Why I Waited So Long To Get On The Hogwarts Express
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Why I Waited So Long To Get On The Hogwarts Express

Childhood is when you want to marry Daniel Radcliffe; adulthood is wishing you could transfer to Hogwarts.

Why I Waited So Long To Get On The Hogwarts Express

I have always been a realistic thinker. Fantasy was never a subject that held my interest when it came to reading, mostly because I knew the stories were impossible. I saw it as a complete waste of time. So, while everybody else was off reading the "Harry Potter" saga, I sought out books that covered topics like the Titanic and Helen Keller.

That is not to say I didn’t avoid the "Harry Potter" craze entirely, I just saw no apparent reason to read the books. Of course, I did see all of the movies when they came out. As a matter of fact, I can clearly remember that day when I was five years old and my mother took me to Showcase Cinemas to see "Harry Potter and the Sorcerer’s Stone." Naturally I was far too young to start the books on my own, but my mother had read them feverishly. The trailers made it look cool, thus I begged my mom if we could go together.

Ready for a cliché childhood confession? Daniel Radcliffe was my first celebrity crush. I know I am not the only one around here who says they were starstruck when we saw Radcliffe open his piercing blue eyes and put his oval glasses on in that opening scene from "Sorcerer’s Stone." Not only that, but going to school in a castle is enough to grab the attention of any intellectual five-year-old (namely, me). I knew it would be some time before I got around to reading J.K. Rowling’s work, but in the meantime, I was plenty satisfied with the film adaptations.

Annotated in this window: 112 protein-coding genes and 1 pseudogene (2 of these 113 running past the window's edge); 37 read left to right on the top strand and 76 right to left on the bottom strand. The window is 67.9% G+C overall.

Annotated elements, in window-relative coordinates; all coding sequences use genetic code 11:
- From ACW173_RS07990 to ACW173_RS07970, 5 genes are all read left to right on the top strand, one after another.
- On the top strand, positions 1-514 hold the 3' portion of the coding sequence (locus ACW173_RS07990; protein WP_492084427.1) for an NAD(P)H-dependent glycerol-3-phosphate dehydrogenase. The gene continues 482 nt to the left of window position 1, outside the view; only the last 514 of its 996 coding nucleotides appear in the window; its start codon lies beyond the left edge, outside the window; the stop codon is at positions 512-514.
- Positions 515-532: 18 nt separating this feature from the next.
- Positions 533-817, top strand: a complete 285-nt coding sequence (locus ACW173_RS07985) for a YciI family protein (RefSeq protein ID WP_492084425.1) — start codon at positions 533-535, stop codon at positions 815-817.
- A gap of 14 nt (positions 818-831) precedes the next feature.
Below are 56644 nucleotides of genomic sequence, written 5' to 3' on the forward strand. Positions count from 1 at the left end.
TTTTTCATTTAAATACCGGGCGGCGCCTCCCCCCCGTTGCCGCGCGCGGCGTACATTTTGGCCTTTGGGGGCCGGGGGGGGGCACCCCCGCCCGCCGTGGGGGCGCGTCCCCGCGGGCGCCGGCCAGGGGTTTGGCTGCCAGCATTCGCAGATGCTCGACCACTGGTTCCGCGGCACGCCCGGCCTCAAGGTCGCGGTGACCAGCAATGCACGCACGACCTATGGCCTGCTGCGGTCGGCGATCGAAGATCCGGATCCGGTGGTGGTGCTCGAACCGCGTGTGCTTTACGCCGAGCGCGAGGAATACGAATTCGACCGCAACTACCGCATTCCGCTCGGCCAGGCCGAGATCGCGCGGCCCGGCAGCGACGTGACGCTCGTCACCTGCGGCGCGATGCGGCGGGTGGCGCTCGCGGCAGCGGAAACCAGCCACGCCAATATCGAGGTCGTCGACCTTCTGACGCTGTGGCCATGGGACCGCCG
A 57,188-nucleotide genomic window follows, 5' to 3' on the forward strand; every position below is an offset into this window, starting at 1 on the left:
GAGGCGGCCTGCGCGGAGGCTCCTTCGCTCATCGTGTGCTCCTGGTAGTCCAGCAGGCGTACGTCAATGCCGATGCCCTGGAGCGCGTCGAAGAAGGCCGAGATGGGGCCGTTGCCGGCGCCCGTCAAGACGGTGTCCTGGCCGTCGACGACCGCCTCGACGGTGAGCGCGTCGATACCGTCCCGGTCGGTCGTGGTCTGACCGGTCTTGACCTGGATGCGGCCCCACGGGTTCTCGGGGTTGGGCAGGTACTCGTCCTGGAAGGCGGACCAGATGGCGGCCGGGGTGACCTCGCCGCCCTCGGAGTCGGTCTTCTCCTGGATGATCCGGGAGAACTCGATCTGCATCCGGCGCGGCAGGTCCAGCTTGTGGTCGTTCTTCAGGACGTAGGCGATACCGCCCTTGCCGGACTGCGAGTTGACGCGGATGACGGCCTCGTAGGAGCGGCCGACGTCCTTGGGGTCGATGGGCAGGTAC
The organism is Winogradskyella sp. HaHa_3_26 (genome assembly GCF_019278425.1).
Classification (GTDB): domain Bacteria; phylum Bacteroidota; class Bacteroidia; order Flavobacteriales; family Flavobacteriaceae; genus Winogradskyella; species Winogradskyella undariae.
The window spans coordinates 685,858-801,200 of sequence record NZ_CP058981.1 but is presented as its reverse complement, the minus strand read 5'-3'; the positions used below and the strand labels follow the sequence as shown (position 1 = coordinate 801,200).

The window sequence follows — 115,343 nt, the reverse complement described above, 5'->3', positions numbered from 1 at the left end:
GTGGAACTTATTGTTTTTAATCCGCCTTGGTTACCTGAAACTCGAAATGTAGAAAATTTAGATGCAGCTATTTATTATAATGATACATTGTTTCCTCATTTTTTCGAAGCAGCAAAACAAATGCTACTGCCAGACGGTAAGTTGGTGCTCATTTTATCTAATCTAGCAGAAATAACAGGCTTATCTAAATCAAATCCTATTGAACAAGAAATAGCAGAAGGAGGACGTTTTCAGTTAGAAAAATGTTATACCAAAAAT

When first grade rolled around, I was one of the lucky kids whose parents allowed them to watch "Harry Potter" with them. I had the VHS at the time, and I had all but worn it out when my father showed me a copy of the Boston Globe one day in November 2002. Harry Potter and one of his best friends, Ron Weasley, were on the front page. The picture showed the two of them driving a flying car(!) with Harry’s owl, Hedwig, in the center. The caption read, “Welcome Back, Potter.”

I had fallen in love all over again. I asked if I could bring it to school with me to show my class. After all, I had caught a glimpse of the books resting on my teacher’s bookshelf. She would just love it.

All the other students were in awe of the article, as was I. But when one of my older friends had asked me if I would like to start reading the books, I was hesitant. Would they be as good as the movies? I would have to give it a shot.

All throughout second and third grade, I had stopped and started the first "Harry Potter" book over and over again. For some reason or other, I just couldn’t get into it. The only possible explanation I can give is that I had broken the sacred rule: I saw the movie before reading the book. Hence, I forgot about the books and instead waited for the movies.

Horrible, isn’t it?

By the time I was in middle school, word had gotten out that J.K. Rowling’s final "Harry Potter" book was soon to be released. I was surprised, as were most of my friends. A legacy we had been following since day one was coming to a close. A lot of people were heard to say that their childhood was almost over.

I did not see how the fate of one’s childhood rested solely on a book, but I too was a little upset. No more "Harry Potter" meant no more Daniel Radcliffe!